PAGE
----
Annette started out as a Christian like most Americans, but became a run-of-the mill New Age seeker in about 1980. It was Nisargadatta Maharaj’s "I AM THAT" that really stopped her quest of nearly 25 years. Seeing John Wheeler validated her understanding and Stephen answered a lot of her subsequent questions over the years. She started a website of her own in 2005 to help fellow seekers. Her writings and advice are always simple, clear, to the point, eruditely expressed and compassionate.

When I requested Annette for a write up for the Blog, she politely stated that she had nothing to write about. When I suggested that she could give a message on Advaita, she said that there could not be a teaching without a ‘question.’ When I asked her to share some details of her own life story, she was extremely reluctant saying that “she was not the point here.” She added: “The person is only the carrier, and its life is just another life.” Here are a few examples of her short crisp write ups gleaned from different sources -- ramesam]

1. The End (2008):

I am no longer burdened with the concerns of the world that you are. I have no connection to that world. I see sights and hear sounds, and all kinds of stuff goes on, but I'm not emotionally attached to any of it. I walk around in your world, but it doesn't touch me.

I still see a framework within which things operate - objects, bodies, actions, relationships - but what happens within that framework is unimportant to me. I have no interest in what happens.

I just live. I get up, do a day's worth of stuff, and then it's time to go to bed. And the next day I do that again.

And what I notice is: there is freedom itself, just being free. There is joy itself, just being joyous. There is life itself, just living. That's all. Not "me" being those things - those things being themselves. Nothing, being nothing.  So how did this happen to me? How did I lose interest in the world? How did I step out of this picture? How do I see only joy, only freedom?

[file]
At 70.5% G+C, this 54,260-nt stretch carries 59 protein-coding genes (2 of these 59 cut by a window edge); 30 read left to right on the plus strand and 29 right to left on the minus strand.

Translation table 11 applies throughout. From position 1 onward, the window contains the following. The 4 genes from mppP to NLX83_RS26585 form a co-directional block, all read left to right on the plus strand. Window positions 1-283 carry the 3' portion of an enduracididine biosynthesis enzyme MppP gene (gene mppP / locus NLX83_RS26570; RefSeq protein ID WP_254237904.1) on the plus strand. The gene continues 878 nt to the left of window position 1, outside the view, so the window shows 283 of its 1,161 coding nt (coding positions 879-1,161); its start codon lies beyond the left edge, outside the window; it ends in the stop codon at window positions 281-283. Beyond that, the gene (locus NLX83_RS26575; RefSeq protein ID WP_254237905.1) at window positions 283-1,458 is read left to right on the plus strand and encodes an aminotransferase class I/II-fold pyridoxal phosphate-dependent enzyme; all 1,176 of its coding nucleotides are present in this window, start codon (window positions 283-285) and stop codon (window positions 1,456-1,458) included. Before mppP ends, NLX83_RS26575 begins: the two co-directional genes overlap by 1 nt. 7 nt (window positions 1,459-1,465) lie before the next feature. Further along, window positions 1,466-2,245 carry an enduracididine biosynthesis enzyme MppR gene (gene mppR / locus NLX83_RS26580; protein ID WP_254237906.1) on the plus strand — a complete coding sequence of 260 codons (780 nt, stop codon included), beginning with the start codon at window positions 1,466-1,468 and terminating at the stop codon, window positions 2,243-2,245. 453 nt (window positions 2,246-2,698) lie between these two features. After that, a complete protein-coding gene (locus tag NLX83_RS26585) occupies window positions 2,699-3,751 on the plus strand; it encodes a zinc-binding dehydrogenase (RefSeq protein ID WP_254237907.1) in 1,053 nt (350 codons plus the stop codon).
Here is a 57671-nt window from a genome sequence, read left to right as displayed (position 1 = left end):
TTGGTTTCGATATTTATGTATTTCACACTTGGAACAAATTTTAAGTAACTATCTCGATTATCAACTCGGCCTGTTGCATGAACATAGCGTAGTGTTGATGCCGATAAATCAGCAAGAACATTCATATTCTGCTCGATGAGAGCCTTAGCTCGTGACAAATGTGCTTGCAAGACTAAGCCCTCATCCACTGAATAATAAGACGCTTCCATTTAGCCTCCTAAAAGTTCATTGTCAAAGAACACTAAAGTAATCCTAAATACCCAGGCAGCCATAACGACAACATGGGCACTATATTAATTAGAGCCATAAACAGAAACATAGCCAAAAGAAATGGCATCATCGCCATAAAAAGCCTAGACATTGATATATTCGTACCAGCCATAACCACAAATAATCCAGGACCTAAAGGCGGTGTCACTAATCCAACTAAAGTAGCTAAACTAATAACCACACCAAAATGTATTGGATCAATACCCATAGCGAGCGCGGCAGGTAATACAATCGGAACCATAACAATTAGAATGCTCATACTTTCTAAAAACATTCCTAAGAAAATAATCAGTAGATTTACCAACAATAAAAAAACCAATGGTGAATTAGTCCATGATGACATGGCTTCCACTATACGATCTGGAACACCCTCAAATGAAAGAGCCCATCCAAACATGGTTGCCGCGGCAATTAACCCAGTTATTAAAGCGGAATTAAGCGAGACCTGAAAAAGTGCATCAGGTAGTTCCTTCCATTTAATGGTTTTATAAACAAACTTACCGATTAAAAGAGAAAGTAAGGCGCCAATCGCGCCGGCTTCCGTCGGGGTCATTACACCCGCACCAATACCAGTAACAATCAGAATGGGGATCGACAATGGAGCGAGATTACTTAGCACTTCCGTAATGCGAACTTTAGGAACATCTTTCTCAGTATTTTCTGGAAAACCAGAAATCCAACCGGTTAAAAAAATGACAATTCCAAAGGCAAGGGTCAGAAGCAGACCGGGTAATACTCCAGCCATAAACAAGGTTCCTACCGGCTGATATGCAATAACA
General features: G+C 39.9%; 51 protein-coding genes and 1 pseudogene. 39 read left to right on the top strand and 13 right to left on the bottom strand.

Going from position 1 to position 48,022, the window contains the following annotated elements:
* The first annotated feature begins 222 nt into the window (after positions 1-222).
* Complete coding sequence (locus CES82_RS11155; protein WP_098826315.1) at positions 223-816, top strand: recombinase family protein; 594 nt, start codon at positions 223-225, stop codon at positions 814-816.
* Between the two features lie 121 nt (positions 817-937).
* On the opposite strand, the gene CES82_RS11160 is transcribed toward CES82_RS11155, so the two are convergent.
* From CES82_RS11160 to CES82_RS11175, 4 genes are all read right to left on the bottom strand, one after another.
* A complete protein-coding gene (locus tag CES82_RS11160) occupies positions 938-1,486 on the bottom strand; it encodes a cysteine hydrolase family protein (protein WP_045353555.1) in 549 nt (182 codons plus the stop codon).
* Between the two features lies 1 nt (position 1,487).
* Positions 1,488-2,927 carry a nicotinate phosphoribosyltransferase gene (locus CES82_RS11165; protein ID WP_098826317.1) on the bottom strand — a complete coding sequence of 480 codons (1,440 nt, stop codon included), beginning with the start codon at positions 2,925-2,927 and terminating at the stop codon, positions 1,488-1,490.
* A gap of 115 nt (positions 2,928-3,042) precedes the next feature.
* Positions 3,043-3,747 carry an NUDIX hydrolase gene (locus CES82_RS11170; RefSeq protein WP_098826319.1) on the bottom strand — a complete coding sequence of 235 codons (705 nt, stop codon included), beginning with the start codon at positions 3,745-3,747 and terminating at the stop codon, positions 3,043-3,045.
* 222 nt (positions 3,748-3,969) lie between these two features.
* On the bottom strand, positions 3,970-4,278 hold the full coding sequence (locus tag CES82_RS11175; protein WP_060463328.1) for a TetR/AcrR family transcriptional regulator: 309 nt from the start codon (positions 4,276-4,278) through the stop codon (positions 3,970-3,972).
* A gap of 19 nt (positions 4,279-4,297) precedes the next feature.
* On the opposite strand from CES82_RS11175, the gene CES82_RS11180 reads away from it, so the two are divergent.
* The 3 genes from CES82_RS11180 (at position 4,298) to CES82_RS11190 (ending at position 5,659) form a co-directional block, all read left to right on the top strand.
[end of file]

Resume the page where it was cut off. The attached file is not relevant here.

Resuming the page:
Well, I stopped believing in the unreal. When I got a good look at the intricate fabrication called "me" that I had been taught to build and reinforce for many decades, and found it to be a fabrication, all of the emotional attachment to events and objects and people was rendered irrelevant.

Now, if you think this emotional attachment is what makes us "human," and you like that whole human experience of action and reaction, desire and satisfaction of desire, read no further. The rest of this essay will not interest you.

If, on the other hand, you find "humanness" to be the equivalent of insanity, and seek the eternal peace and love that is promised by every holy man and woman that ever walked the Earth, then maybe you will be interested in what follows.

If what you want is out of this game completely - out of the insanity, off the wheel of human suffering - then direct your attention to one thing only, and that is: Is this - the separate me that seems to be real - real? Am I real?

I don't know what led me to this inquiry inward, to the question of the veracity of the sense of "me." Many things. Reading "I AM THAT" and meeting John Wheeler really began turning my thinking around, but it was just a bunch of coincidences that led me to those things. So who knows? But I do know that the focus was turned inward, to the question of "I" - not a psychological inquiry into what made me tick, or what my obstacles to "awakening" were, but to the question of whether there actually exists an "I" at all.

Up to that point, my search had been a normal one. The first twenty- five years of it were focused outwards, on what could be gotten, by me, for me, to end my pain. I was looking in the wrong place. Looking outward only brings more of the same insanity. Something finally led me to discover the final question: Am I real?

If it is found that "I" am not real, then all of the concerns I have been wanting to be free of apply to no one! This is a radical, drastic ending; it is not a palliative for the old mindset. This is done in private, not in public. This is done alone, not in a group, not even with a guru. This is really a solo flight.